There are actually some twelve specific animals mentioned in the Book of Mormon. Six of them are found in this verse. The entire list of twelve includes the ass (see also Mosiah 12:5), the cow (see also Ether 9:18), the dog (Mosiah 12:2; Alma 16:10; Helaman 7:19; 3 Nephi 14:6), the goat (see also Enos 1:21; Ether 9:18), the wild goat, the horse (2 Nephi 12:7; Enos 1:21; Alma 18:9; Alma 18:10; Alma 18:12; Alma 20:6; 3 Nephi 3:22; 3 Nephi 4:4; 3 Nephi 6:1; 3 Nephi 21:14; Ether 9:19), the sheep (Ether 9:18), the ox (see also 2 Nephi 21:7; 2 Nephi 30:13; Mosiah 13:24), the swine (3 Nephi 14:6; Ether 9:18), the elephant (Ether 9:19), and the "curelom" the "cumom" (see the commentary for Ether 9:19). Also mentioned are calf, cattle, fowl, lamb, and fatling which are variations of the twelve already mentioned.
Since the classification and nomenclature of animals have varied so widely from culture to culture, it is probably best not to assume that these animals are the same as we know them today. For example, there is no good evidence that the cow as we know it was present in the Americas before the time of Columbus. What then is referred to in the Book of Mormon by the term "cow"? It is not entirely possible to know, but we might speculate. At the time of the Spanish conquest, some of the Indians of Mesoamerica owned and tended herds of deer. In Peru some pastoral Indians kept domesticated llamas. Could these be the Book of Mormon's "cow"? Perhaps also the "cow" is the bison or the alpaca?
"the horse" Some have long been troubled by the mention of the horse in the Book of Mormon since horses were not generally thought to be present in the western hemisphere before the time of Columbus. It would seem, however, that all one has to do is be patient. New discoveries are being made all the time. John L. Sorenson has reported, "Actual horse bones have been found in a number of archaeological sites on the Yucatan Peninsula, in one case with artifacts six feet beneath the surface under circumstances that rule out their coming from Spanish horses" (An Ancient American Setting for the Book of Mormon, 295-96). Also, can we be certain that the Book of Mormon's "horse" is, in fact, a true horse as we know the horse? Ancient Mesoamerican figures have been found with people riding on the back of deer, holding onto their ears or horns.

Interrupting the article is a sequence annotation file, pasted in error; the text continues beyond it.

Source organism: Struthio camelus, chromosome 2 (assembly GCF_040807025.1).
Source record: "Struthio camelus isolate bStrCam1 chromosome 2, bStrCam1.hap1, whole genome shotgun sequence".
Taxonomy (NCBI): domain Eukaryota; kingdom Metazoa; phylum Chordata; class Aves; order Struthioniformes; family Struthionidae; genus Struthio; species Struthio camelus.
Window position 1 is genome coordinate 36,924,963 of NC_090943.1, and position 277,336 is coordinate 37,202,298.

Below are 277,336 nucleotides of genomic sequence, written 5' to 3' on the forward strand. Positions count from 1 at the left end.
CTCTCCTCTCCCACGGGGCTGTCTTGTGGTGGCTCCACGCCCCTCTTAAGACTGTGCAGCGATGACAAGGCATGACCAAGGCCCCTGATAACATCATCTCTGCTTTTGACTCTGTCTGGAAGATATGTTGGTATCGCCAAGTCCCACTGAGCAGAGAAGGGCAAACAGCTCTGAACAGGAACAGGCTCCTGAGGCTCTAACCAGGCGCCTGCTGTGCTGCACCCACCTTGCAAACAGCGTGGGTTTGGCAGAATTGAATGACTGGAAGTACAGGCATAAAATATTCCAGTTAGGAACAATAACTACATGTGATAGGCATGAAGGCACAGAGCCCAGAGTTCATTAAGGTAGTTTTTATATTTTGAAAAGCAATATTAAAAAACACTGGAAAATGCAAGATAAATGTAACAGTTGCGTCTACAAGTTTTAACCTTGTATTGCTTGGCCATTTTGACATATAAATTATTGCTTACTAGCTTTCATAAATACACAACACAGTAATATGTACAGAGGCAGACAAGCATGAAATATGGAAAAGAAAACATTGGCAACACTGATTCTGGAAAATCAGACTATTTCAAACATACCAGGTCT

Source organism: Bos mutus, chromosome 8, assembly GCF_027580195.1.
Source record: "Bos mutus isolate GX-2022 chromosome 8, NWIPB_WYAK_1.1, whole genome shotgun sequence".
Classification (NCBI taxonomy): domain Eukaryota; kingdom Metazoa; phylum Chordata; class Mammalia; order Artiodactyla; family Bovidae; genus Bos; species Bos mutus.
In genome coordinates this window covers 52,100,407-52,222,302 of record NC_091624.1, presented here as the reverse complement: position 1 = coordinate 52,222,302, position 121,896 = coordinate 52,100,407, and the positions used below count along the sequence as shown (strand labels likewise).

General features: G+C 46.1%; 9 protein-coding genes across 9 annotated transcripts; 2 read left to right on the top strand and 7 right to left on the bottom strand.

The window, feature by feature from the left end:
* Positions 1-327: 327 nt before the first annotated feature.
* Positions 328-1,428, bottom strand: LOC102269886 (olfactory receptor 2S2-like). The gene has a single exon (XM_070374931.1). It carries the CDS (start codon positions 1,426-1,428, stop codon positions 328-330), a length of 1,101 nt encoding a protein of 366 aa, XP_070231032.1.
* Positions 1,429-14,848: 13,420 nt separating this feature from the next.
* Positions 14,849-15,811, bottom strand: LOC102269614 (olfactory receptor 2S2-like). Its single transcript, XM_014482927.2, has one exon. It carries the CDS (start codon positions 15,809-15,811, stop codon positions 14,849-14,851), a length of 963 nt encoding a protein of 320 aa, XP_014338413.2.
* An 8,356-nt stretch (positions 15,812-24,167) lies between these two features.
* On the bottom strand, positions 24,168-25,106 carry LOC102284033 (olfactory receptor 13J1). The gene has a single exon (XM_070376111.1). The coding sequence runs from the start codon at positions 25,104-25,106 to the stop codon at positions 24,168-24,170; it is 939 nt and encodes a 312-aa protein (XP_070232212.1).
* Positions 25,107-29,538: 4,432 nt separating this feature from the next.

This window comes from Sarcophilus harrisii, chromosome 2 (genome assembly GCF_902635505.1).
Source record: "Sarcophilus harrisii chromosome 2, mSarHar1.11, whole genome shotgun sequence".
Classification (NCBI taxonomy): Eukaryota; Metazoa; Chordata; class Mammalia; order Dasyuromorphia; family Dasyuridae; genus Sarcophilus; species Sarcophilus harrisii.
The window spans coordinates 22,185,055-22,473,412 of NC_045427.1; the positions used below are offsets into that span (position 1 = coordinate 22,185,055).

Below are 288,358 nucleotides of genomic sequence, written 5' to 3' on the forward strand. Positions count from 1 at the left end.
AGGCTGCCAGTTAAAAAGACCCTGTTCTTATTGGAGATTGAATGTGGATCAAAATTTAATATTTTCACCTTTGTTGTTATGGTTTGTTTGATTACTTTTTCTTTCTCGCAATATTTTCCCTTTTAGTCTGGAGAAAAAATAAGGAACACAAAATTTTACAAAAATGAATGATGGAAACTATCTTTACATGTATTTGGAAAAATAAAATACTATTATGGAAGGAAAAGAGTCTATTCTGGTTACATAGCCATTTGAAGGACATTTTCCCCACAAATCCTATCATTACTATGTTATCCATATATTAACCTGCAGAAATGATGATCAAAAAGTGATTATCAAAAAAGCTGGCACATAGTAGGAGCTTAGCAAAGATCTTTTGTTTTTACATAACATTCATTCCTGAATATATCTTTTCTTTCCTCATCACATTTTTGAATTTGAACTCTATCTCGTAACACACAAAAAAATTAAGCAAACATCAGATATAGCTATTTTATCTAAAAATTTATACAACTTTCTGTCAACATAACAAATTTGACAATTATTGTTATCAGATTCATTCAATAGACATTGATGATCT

Brother Sorenson has suggested, using the list of animals known to have existed in Mesoamerica during Book of Mormon times, the following identities for other animals mentioned in the book: The "ox" may have been the tapir, the llama, or the bison. The "ass" might be the tapir or the llama. The llama or the paca might qualify to be called the "sheep." The "goat" may have been the deer, and the "swine" fits with the peccary. The "dog" is probably one of the species of dog indigenous to Mesoamerica.
Metaphorical references to animals also occur. For instance, "ye are his sheep . . . suffer no ravenous wolf to enter among you" (Alma 5:60); "the people had turned from their righteousness, like the dog to his vomit, or like the sow to her wallowing in the mire" (3 Nephi 7:8); "they shall be driven before like a dumb ass" (Mosiah 12:5); "they were struck with great fear, and fled from the presence of Alma and Amulek even as a goat fleeth with her young from two lions" (Alma 14:29).